Birth Defects Research Part A Clinical and Molecular Teratology 01/2013; 97(1). DOI:10.1002/bdra.23096 · 2.09 Impact Factor
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    • "The above results suggest that the mirtazapine possess feto-toxic effects. These observations are in congruence with earlier studies [6] [7] [8] [9], which reports the spontaneous abortions and major malformation associated with mirtazapine exposure. "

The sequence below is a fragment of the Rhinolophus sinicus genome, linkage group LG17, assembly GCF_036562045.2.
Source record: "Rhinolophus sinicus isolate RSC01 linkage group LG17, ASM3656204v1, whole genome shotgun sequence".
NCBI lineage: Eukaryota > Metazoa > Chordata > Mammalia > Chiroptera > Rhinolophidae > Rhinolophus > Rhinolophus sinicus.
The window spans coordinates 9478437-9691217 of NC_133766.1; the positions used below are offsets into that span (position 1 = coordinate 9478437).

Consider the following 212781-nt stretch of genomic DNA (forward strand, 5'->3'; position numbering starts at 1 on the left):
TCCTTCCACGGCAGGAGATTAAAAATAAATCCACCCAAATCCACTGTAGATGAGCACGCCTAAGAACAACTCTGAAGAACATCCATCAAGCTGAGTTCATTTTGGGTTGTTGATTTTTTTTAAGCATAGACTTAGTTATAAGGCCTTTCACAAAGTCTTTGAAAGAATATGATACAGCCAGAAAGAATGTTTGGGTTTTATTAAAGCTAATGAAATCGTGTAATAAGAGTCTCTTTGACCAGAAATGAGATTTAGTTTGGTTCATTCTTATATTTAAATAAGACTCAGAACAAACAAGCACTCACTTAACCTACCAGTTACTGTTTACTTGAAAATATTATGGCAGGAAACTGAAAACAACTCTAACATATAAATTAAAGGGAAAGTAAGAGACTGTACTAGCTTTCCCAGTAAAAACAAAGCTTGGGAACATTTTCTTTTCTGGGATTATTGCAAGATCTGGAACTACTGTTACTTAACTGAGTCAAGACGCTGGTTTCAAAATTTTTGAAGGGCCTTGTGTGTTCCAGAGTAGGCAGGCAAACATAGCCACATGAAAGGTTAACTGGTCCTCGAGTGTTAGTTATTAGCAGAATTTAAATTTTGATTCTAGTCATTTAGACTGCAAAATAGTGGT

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    ABSTRACT: Mirtazapine is an often used antidepressant drug; however insufficient information is available regarding its safety during pregnancy. Therefore, this work was initiated to study the effect of prenatal exposure of mirtazapine on postnatal developments of rats. The study was conducted on pregnant rats to observe the safety profile of mirtazapine in comparison to control. The percentage weight gain, gestation period and litter size of the rats treated with double therapeutic dose (DTD) was significantly lower than the rats treated with therapeutic dose (TD) and rats of control group. However the litter size of the TD treated rats was also found smaller than the control. The offspring were examined through battery of test in order to evaluate their developmental neurotoxicity. The test includes the assessment of postnatal growth, reflex ontogeny, neuromotor abilities, activity level, emotional reactivity and learning ability. The DTD exposure negatively affected on overall growth of pups in comparison to TD exposed pups and control group. Further, the amine concentration in brain was also found significantly lower in DTD exposed pups. Therefore, this study reveals that the treatment of pregnant rats with TD and DTD decreases their litter size. In addition the prenatal exposure of DTD of mirtazapine negatively affects on neurodevelopment of rats.